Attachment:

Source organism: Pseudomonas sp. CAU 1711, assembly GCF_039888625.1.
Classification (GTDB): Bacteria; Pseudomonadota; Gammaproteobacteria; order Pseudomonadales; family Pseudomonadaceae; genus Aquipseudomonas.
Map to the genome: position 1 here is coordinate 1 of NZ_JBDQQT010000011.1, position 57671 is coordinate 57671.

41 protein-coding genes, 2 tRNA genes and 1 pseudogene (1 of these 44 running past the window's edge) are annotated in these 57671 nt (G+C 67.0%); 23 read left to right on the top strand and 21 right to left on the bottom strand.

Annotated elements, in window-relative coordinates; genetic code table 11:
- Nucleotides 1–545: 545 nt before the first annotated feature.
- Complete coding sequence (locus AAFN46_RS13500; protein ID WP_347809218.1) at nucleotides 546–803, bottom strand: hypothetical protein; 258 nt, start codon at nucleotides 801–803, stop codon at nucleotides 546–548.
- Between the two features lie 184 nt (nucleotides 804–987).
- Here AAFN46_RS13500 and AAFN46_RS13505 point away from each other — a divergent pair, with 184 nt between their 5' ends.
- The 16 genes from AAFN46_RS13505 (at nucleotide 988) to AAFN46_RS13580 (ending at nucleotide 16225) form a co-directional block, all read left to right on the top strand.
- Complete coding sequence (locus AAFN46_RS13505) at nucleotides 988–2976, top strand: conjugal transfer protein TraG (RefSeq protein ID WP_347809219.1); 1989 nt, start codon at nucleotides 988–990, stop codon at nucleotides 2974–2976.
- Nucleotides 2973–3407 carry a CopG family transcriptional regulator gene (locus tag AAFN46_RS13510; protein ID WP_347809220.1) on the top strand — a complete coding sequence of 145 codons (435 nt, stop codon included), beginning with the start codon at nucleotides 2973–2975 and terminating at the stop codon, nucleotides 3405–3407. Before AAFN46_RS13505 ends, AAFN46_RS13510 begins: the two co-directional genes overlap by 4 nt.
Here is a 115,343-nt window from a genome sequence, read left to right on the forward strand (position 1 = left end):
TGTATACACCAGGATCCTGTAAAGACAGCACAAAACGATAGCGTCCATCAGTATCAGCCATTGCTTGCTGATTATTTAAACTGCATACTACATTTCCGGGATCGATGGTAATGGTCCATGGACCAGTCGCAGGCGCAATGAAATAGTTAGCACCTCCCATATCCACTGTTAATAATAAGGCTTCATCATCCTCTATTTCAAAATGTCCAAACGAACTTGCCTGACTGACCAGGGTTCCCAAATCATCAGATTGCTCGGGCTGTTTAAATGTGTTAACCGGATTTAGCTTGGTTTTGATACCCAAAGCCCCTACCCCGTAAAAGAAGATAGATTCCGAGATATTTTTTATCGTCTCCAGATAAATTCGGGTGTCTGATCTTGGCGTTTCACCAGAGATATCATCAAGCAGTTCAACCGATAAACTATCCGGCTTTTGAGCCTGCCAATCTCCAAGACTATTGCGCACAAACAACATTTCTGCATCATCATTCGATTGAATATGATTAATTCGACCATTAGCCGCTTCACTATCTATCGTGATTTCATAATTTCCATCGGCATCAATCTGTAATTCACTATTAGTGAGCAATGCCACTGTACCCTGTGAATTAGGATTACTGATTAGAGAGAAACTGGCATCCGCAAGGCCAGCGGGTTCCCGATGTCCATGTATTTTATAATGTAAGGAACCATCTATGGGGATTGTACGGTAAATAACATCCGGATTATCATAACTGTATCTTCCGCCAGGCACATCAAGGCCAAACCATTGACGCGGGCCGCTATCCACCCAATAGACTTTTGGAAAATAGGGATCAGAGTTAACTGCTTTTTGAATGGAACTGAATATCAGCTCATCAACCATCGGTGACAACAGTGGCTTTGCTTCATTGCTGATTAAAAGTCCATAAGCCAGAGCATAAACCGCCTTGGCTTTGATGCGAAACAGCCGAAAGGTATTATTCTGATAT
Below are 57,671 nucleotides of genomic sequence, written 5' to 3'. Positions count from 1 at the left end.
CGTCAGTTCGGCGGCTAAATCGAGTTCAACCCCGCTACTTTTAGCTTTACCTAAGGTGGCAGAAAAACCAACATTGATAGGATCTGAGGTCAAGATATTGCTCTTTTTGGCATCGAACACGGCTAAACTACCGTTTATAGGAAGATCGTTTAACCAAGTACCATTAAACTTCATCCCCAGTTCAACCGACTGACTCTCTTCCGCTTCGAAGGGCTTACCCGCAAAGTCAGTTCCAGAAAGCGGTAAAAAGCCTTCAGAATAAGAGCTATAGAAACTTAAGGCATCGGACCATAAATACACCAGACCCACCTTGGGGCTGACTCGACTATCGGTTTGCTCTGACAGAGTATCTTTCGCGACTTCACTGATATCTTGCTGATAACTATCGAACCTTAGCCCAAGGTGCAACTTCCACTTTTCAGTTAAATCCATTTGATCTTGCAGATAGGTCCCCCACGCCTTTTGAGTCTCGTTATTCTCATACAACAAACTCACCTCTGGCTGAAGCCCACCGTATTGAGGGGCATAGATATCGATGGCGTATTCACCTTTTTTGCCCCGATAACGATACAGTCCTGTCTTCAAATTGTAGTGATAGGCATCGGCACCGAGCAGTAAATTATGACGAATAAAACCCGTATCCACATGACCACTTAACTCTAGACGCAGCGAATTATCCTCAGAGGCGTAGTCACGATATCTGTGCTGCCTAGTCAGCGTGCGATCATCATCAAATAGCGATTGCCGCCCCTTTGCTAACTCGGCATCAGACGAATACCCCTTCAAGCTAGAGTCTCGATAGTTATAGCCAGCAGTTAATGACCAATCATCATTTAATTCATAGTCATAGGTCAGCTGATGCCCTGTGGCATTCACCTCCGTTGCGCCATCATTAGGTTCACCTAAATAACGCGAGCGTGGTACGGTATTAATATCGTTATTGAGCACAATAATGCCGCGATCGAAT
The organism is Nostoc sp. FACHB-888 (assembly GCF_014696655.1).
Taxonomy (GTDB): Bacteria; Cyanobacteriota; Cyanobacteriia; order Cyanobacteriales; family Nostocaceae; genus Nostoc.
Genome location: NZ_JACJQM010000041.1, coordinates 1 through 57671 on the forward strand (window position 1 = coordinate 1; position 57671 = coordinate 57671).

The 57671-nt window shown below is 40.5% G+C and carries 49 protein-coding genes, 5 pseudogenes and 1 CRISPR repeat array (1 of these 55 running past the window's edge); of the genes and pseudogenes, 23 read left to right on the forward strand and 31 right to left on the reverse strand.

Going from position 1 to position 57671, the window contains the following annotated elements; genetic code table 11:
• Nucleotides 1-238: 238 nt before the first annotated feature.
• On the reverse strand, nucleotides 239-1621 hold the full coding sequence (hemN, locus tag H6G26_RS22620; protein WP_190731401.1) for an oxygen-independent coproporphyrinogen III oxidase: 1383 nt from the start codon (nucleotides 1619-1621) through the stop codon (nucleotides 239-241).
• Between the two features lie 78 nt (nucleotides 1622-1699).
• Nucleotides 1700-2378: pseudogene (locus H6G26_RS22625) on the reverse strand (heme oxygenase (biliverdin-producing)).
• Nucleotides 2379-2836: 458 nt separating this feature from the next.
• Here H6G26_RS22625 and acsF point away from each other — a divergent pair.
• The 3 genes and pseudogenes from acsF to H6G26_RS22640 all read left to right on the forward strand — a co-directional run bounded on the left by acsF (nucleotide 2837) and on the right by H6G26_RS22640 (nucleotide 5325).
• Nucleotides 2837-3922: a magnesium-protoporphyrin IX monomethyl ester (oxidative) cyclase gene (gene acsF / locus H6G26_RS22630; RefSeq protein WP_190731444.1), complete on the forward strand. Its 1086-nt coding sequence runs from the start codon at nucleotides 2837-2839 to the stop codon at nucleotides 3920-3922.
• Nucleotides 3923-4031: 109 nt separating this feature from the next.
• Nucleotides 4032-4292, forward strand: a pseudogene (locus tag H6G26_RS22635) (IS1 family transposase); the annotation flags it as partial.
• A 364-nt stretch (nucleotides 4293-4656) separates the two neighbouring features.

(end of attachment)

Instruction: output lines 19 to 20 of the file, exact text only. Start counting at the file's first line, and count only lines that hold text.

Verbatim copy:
Genome location: NZ_JACJQM010000041.1, coordinates 1 through 57671 on the forward strand (window position 1 = coordinate 1; position 57671 = coordinate 57671).

The 57671-nt window shown below is 40.5% G+C and carries 49 protein-coding genes, 5 pseudogenes and 1 CRISPR repeat array (1 of these 55 running past the window's edge); of the genes and pseudogenes, 23 read left to right on the forward strand and 31 right to left on the reverse strand.